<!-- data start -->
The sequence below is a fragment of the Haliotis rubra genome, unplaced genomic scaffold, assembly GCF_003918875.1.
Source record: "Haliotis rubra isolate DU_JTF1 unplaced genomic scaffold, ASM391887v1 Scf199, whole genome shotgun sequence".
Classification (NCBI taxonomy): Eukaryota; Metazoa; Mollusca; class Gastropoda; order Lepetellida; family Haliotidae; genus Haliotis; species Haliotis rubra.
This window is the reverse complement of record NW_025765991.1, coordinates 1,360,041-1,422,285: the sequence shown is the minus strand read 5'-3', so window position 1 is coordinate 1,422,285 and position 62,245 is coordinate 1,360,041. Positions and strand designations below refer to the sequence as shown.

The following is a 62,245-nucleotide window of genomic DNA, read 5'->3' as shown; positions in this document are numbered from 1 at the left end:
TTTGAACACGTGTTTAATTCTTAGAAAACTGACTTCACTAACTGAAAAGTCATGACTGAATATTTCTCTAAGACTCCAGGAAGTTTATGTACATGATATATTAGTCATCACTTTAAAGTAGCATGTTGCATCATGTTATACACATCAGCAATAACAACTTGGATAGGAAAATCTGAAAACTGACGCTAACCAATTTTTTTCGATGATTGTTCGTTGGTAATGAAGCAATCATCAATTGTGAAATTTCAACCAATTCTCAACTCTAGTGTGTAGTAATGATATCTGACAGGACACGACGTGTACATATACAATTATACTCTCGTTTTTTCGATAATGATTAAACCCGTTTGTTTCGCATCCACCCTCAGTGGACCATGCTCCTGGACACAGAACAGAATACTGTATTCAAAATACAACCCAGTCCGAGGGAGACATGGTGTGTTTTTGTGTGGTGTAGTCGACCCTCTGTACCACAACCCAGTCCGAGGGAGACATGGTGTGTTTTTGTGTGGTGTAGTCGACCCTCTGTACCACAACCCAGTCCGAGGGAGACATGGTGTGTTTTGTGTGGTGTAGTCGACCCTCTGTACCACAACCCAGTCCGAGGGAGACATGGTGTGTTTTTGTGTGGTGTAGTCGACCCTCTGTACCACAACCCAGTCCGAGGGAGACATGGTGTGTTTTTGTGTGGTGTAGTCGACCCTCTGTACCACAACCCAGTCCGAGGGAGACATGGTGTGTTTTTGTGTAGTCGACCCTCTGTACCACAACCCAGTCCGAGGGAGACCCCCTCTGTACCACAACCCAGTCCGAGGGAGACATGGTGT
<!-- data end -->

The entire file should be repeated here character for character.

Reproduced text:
The sequence below is a fragment of the Haliotis rubra genome, unplaced genomic scaffold, assembly GCF_003918875.1.
Source record: "Haliotis rubra isolate DU_JTF1 unplaced genomic scaffold, ASM391887v1 Scf199, whole genome shotgun sequence".
Classification (NCBI taxonomy): Eukaryota; Metazoa; Mollusca; class Gastropoda; order Lepetellida; family Haliotidae; genus Haliotis; species Haliotis rubra.
This window is the reverse complement of record NW_025765991.1, coordinates 1,360,041-1,422,285: the sequence shown is the minus strand read 5'-3', so window position 1 is coordinate 1,422,285 and position 62,245 is coordinate 1,360,041. Positions and strand designations below refer to the sequence as shown.

The following is a 62,245-nucleotide window of genomic DNA, read 5'->3' as shown; positions in this document are numbered from 1 at the left end:
TTTGAACACGTGTTTAATTCTTAGAAAACTGACTTCACTAACTGAAAAGTCATGACTGAATATTTCTCTAAGACTCCAGGAAGTTTATGTACATGATATATTAGTCATCACTTTAAAGTAGCATGTTGCATCATGTTATACACATCAGCAATAACAACTTGGATAGGAAAATCTGAAAACTGACGCTAACCAATTTTTTTCGATGATTGTTCGTTGGTAATGAAGCAATCATCAATTGTGAAATTTCAACCAATTCTCAACTCTAGTGTGTAGTAATGATATCTGACAGGACACGACGTGTACATATACAATTATACTCTCGTTTTTTCGATAATGATTAAACCCGTTTGTTTCGCATCCACCCTCAGTGGACCATGCTCCTGGACACAGAACAGAATACTGTATTCAAAATACAACCCAGTCCGAGGGAGACATGGTGTGTTTTTGTGTGGTGTAGTCGACCCTCTGTACCACAACCCAGTCCGAGGGAGACATGGTGTGTTTTTGTGTGGTGTAGTCGACCCTCTGTACCACAACCCAGTCCGAGGGAGACATGGTGTGTTTTGTGTGGTGTAGTCGACCCTCTGTACCACAACCCAGTCCGAGGGAGACATGGTGTGTTTTTGTGTGGTGTAGTCGACCCTCTGTACCACAACCCAGTCCGAGGGAGACATGGTGTGTTTTTGTGTGGTGTAGTCGACCCTCTGTACCACAACCCAGTCCGAGGGAGACATGGTGTGTTTTTGTGTAGTCGACCCTCTGTACCACAACCCAGTCCGAGGGAGACCCCCTCTGTACCACAACCCAGTCCGAGGGAGACATGGTGT